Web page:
When I Was Suicidal, a Note From My Psychiatrist Had the Words I Needed to Hear


Editor’s note: If you experience suicidal thoughts or have lost someone to suicide, the following post could be potentially triggering. You can contact the Crisis Text Line by texting “START” to 741-741.

When you find yourself on the precipice of suicide, sometimes it can feel like it came out of nowhere, and you can often wonder, “When did this start?” Well for me, it all seemed like it started on vacation. I found myself sitting on the floor of my hotel room on day six, writing suicide letters on hotel stationary. As it turns out, this was just the continuation of the slow slide into oblivion I had failed to notice was happening. And ironically, the first letter I wrote was to my doctor, apologizing. I had no idea at the time that one simple sentence he had written to me months earlier was about mean so much more than I could have imagined.

A few days later, I pulled up to a hotel in Florida during a torrential downpour, where I would be staying overnight for my layover before heading home the next day. Suddenly, my phone rang. It was my psychiatrist. He was calling to clarify a refill request, but being freakishly perceptive, he asked a few indirect questions and quickly got me to confess I was depressed. And then he said, “I assume you’re safe though.” I knew what he meant by “safe.” And more importantly, I knew that he did not actually assume so. He was prodding me, because he knew I wouldn’t lie. I can’t lie to him — not directly anyways. Then the truth of it struck me. Depression, for me, doesn’t ever go away. But it was back, and it was in control.

I took a deep breath and told him, “Yeah, I’m safe.” It wasn’t a lie. I was safe. Temporarily perhaps, but I was safe for the time being.

When I got home it was the beginning of a holiday weekend. I knew the earliest I could get ahold of him without paging him in a emergency would be in three days. Phone phobia aside — and it’s bad — I wasn’t going to call him unless I was already at a hospital. I couldn’t bring myself to bother him just because I didn’t “feel good.” It sounded childish to me. I was scheduled to see him in six more weeks. So I would take the medications I was on, and wait.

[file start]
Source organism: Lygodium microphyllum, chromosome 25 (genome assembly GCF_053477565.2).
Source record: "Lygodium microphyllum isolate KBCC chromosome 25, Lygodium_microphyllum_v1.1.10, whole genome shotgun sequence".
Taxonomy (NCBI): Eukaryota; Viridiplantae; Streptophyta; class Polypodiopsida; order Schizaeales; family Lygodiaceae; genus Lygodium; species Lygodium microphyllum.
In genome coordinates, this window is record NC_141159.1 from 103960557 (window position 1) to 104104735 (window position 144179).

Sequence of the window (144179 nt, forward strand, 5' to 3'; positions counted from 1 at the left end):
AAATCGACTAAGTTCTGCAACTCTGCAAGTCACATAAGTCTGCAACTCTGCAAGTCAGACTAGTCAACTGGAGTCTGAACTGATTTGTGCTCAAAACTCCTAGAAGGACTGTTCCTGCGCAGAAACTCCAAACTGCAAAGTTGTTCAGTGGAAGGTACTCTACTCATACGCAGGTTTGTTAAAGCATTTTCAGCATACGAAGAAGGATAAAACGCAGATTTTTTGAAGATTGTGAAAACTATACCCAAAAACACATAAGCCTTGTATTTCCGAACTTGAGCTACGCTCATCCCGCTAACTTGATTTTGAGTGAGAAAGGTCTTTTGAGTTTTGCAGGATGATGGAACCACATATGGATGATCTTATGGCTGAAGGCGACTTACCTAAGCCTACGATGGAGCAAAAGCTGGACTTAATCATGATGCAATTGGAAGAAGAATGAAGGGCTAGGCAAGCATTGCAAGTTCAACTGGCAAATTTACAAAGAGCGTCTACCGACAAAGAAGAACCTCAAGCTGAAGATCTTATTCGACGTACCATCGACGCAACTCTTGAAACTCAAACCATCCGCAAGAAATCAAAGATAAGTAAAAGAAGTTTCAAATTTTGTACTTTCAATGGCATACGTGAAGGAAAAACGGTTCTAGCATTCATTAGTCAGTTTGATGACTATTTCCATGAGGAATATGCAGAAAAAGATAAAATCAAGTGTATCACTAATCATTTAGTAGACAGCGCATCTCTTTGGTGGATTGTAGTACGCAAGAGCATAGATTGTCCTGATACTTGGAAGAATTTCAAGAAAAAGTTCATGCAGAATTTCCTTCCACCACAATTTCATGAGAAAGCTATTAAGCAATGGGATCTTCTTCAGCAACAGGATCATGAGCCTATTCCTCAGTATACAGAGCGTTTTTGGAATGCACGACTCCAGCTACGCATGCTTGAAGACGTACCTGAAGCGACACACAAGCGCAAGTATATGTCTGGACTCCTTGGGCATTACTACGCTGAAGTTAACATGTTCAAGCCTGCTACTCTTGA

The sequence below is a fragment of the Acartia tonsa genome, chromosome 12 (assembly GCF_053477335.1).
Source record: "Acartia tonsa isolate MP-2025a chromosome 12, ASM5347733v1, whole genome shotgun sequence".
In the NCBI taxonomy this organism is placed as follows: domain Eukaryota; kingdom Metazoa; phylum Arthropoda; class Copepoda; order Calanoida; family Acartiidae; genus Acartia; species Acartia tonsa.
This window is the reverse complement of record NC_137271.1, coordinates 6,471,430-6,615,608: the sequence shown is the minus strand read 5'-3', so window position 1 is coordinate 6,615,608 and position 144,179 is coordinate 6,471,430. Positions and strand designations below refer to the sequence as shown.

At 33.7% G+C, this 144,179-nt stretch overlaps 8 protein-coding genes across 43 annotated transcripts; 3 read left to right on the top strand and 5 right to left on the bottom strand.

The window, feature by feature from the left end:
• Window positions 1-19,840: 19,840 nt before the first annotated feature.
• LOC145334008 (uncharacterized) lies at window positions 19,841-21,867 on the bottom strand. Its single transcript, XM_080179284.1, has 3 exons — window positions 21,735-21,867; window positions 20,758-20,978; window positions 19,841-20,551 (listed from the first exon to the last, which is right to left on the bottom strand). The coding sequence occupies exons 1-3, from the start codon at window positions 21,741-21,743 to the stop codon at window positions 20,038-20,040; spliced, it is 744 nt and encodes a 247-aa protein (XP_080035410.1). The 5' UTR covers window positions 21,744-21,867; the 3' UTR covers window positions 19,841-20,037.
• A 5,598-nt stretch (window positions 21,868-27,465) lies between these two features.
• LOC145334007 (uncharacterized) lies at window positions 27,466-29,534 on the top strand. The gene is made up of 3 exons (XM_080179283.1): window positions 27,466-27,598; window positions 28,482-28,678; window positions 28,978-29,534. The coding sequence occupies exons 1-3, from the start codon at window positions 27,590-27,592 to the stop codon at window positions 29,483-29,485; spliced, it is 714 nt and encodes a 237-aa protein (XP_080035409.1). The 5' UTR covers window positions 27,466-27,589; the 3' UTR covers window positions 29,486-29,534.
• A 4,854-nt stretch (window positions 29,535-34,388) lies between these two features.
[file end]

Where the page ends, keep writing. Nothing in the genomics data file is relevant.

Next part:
I strongly recommend against the “wait and see” approach to depression — because it rarely works out well.

But I waited and waited and waited.

Two weeks later, I thought I had survived the worst of it, when in truth, I had simply put on blinders. And I truly didn’t believe I was depressed. I wasn’t sad. I was perfectly happy. Just, hopeless. I saw no point in life. It seemed like a series of moments you try to make the best of — and that was not worth living for to me. And then it hit me — depressed or not, I’m not safe. Because if I snap, it’s going to happen too quickly for me to stop. So I did the only thing I could think to do: I stopped taking my medication. I stopped taking antidepressants, anxiolytics, ADHD medications, everything. And not gradually — all at once. This is not the first time I’ve done something dangerous like this and it probably won’t be the last. I knew the risks, I just didn’t care.

I woke up the next day heart racing and in tears. I was too overwhelmed by depression and anxiety to think clearly. Then I pulled out a note I had tucked away in a box, that my psychiatrist had included when he mailed me a prescription back in December. It said:

Jill,

One thing I admire about you — you are not a quitter!

Merry Christmas,

Dr. T

It certainly wasn’t the first time I had read that note, but it was the first time I had when I so badly needed it. Those turned out to be the exact words I needed, and didn’t even know it. Something inside me did snap and I cried for an hour, at least.

Why would he say that? Why would he think that? I am a quitter — I want to quit! And yet, here I am. Could he be… right? I have tremendous respect for him, in part because he is compassionate, but (sometimes brutally) honest. He is not one to exaggerate. He doesn’t put me on medication just for the sake of doing something. And he doesn’t say things just for the sake of saying something.

I realized the pain wasn’t going to go away, but I decided I wasn’t going to go away either. Piece by piece, I put myself back together as best I could for the time being. I resumed medication and even took vitamins. I added any amount of exercise I could convince myself to do. I meditated. I did everything. I didn’t feel any better really, but that wasn’t the point. I knew that there was no magic — there never has been. For now, I just had to survive.

When you have depression, sometimes even “happiness” isn’t always enough to keep you going.

So we will keep trying medications, and I’m sure we will find a balance again. But in the meantime, I’m still here. Because, for today at least, I didn’t quit. And tomorrow, I’m not going to quit either.

Because I chose to believe my doctor. I chose to believe what he said about me, even if I can’t see it in myself.

I won’t quit.

note from therapist

If you or someone you know needs help, visit our suicide prevention resources page.

If you need support right now, call the National Suicide Prevention Lifeline at 1-800-273-8255 or text “START” to 741-741.

We want to hear your story. Become a Mighty contributor here.


Find this story helpful? Share it with someone you care about.